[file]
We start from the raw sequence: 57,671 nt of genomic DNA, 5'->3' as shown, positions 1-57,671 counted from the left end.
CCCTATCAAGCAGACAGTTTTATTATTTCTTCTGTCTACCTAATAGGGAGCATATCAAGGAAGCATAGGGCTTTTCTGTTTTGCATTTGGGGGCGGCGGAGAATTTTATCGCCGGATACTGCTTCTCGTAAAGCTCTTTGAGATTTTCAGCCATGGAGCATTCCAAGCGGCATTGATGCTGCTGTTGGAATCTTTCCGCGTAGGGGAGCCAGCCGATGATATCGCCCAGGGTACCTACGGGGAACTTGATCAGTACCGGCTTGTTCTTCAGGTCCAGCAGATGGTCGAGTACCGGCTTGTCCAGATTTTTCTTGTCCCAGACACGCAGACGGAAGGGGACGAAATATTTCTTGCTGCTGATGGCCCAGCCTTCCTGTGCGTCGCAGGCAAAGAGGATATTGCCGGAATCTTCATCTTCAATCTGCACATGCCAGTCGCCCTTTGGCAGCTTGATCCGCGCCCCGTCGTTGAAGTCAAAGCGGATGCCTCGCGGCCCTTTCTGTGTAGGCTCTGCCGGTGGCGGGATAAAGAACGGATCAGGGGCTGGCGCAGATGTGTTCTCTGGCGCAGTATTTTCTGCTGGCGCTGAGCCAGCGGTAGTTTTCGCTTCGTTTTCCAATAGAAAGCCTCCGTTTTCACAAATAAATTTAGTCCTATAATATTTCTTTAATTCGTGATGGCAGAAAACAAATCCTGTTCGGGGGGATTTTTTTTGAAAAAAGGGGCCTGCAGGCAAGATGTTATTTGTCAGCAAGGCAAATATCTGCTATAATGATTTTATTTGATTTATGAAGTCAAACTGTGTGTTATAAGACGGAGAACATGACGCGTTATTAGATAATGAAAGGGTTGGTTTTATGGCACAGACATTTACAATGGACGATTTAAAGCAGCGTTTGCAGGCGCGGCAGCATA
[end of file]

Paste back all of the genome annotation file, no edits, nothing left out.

We start from the raw sequence: 57,671 nt of genomic DNA, 5'->3' as shown, positions 1-57,671 counted from the left end.
CCCTATCAAGCAGACAGTTTTATTATTTCTTCTGTCTACCTAATAGGGAGCATATCAAGGAAGCATAGGGCTTTTCTGTTTTGCATTTGGGGGCGGCGGAGAATTTTATCGCCGGATACTGCTTCTCGTAAAGCTCTTTGAGATTTTCAGCCATGGAGCATTCCAAGCGGCATTGATGCTGCTGTTGGAATCTTTCCGCGTAGGGGAGCCAGCCGATGATATCGCCCAGGGTACCTACGGGGAACTTGATCAGTACCGGCTTGTTCTTCAGGTCCAGCAGATGGTCGAGTACCGGCTTGTCCAGATTTTTCTTGTCCCAGACACGCAGACGGAAGGGGACGAAATATTTCTTGCTGCTGATGGCCCAGCCTTCCTGTGCGTCGCAGGCAAAGAGGATATTGCCGGAATCTTCATCTTCAATCTGCACATGCCAGTCGCCCTTTGGCAGCTTGATCCGCGCCCCGTCGTTGAAGTCAAAGCGGATGCCTCGCGGCCCTTTCTGTGTAGGCTCTGCCGGTGGCGGGATAAAGAACGGATCAGGGGCTGGCGCAGATGTGTTCTCTGGCGCAGTATTTTCTGCTGGCGCTGAGCCAGCGGTAGTTTTCGCTTCGTTTTCCAATAGAAAGCCTCCGTTTTCACAAATAAATTTAGTCCTATAATATTTCTTTAATTCGTGATGGCAGAAAACAAATCCTGTTCGGGGGGATTTTTTTTGAAAAAAGGGGCCTGCAGGCAAGATGTTATTTGTCAGCAAGGCAAATATCTGCTATAATGATTTTATTTGATTTATGAAGTCAAACTGTGTGTTATAAGACGGAGAACATGACGCGTTATTAGATAATGAAAGGGTTGGTTTTATGGCACAGACATTTACAATGGACGATTTAAAGCAGCGTTTGCAGGCGCGGCAGCATA